No Support for Tuples in Expression Trees

December 7th 2018 C# .NET Core .NET Framework EF Core

Tuples, as added to C# 7, can be a nice alternative to anonymous types in LINQ when you only want to return a subset of values from the queried type.

Before tuples, this was only possible by creating an anonymous type in the Select method:

var query = persons.Select(person => new { person.Name, person.Surname });

Now you can create a tuple instead:

var persons = new List<Person>();
var query = persons.Select(person => (person.Name, person.Surname));

However, if you try to do that with EF Core, the code won't compile:

using (var context = new PersonContext())
{
    var query = context.Persons.Select(person => (person.Name, person.Surname));
}

The compiler will emit the following error:

An expression tree may not contain a tuple literal.

How come that it works just fine when querying a local collection but not when using EF Core? The reason is in different signatures of the Select method. When used with a local collection, an IEnumerable extension method is used:

public static IEnumerable<TResult> Select<TSource, TResult>(
    this IEnumerable<TSource> source,
    Func<TSource, TResult> selector);

With EF Core, a matching IQueryable extension method is used instead:

public static IQueryable<TResult> Select<TSource, TResult>(
    this IQueryable<TSource> source,
    Expression<Func<TSource, TResult>> selector);

Notice that the type of the second parameter is different:

  • The IEnumerable version simply accepts the provided delegate.
  • The IQueryable version accepts an expression tree of that delegate type instead.

EF Core (like other LINQ providers) requires the expression tree because it needs to analyze it to create a SQL query matching the provided lambda.

Let's look at the following working query:

using (var context = new PersonContext())
{
    var query = context.Persons.Select(person => new { person.Name, person.Surname });
}

The expression tree passed to the LINQ provider would match the one created with the following code:

var anonymousType = new { Name = "", Surname = "" }.GetType();
var parameter = Expression.Parameter(typeof(Person), "person");

var expression = Expression.Lambda(
    Expression.New(
        anonymousType.GetConstructor(new[] { typeof(string), typeof(string) }),
        Expression.Property(parameter, "Name"),
        Expression.Property(parameter, "Surname")),
    parameter);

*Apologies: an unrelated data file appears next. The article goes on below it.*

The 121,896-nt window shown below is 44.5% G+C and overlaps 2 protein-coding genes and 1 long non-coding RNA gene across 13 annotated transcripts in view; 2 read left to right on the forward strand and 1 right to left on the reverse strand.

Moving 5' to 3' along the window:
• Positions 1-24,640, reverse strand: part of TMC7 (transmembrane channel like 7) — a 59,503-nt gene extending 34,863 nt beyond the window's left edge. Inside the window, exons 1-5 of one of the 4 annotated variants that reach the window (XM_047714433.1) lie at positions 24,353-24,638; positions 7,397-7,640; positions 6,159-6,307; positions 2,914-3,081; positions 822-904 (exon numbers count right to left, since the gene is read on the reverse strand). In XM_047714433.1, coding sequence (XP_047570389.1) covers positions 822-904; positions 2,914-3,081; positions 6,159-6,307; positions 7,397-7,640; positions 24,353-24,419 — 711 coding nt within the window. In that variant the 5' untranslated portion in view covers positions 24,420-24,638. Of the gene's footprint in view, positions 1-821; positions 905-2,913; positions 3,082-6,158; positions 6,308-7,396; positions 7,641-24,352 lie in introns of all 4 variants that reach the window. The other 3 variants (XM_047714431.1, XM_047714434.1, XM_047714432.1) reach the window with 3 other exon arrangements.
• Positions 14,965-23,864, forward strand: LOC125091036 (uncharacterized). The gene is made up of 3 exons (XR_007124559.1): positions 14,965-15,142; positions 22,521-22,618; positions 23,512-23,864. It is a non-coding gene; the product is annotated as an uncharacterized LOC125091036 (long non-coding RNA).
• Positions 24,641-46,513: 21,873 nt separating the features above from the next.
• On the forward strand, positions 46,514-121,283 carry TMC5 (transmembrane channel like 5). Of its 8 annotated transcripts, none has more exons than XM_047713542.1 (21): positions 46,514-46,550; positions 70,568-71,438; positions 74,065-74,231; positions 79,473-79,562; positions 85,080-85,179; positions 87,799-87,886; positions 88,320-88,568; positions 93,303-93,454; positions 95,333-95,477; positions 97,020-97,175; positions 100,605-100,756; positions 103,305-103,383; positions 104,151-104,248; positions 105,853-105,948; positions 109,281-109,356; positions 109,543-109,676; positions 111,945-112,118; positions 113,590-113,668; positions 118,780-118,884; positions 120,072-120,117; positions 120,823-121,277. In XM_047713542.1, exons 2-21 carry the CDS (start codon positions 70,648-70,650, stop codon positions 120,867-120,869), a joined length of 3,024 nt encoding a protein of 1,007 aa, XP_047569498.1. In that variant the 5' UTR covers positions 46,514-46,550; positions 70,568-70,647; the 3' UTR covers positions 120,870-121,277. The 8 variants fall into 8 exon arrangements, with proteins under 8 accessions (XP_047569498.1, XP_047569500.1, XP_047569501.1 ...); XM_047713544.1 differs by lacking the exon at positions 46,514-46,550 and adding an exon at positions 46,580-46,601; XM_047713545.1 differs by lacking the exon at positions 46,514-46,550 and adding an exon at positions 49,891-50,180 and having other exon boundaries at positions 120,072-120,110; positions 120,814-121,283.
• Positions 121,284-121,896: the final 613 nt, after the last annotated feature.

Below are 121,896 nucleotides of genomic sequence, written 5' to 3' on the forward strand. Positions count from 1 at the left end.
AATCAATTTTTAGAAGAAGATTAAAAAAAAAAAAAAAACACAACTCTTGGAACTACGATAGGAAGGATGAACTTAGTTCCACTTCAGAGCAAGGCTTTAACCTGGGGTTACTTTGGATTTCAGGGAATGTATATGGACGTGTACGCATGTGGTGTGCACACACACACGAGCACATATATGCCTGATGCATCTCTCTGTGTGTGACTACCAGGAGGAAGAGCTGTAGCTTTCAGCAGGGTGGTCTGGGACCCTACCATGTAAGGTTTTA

Fortunately, the compiler does the work for us and automatically compiles the lambda into a matching expression tree.

When trying to use a tuple instead of the anonymous type, the code doesn't compile because the expression trees API wasn't expanded with support for tuples when these were added to the language. There aren't any nodes which would describe the tuples and operations involving them.

That's unfortunate because tuples have a useful advantage over anonymous types - they can be a part of a method signature. Without tuples one would need to create a custom class with the required properties if that type needed to be returned from a method:

public static PersonName GetPersonName(this PersonContext context, int id)
{
    return context.Persons
        .Where(person => person.Id == id)
        .Select(person => new PersonName(person.Name, person.Surname))
        .First();
}

With tuples, that's not necessary anymore. A method can return a tuple. But because lambdas involving tuples can't be passed to a LINQ provider, the above code can't simply be rewritten to use a tuple instead of the custom class.

There's a workaround though. The query could still be written using an anonymous class. The returned value could then be converted locally into a tuple:

public static (string name, string surname) GetPersonName(this PersonContext ctx, int id)
{
    return ctx.Persons
        .Where(person => person.Id == id)
        .Select(person => new { person.Name, person.Surname })
        .ToList()
        .Select(person => (person.Name, person.Surname))
        .First();
}

This works because the ToList method call executes the query and creates a local collection with the query results. As we have learned before, a lambda involving a tuple will work with a local collection. Such implementation has performance implications but depending on the case it might still be appropriate.

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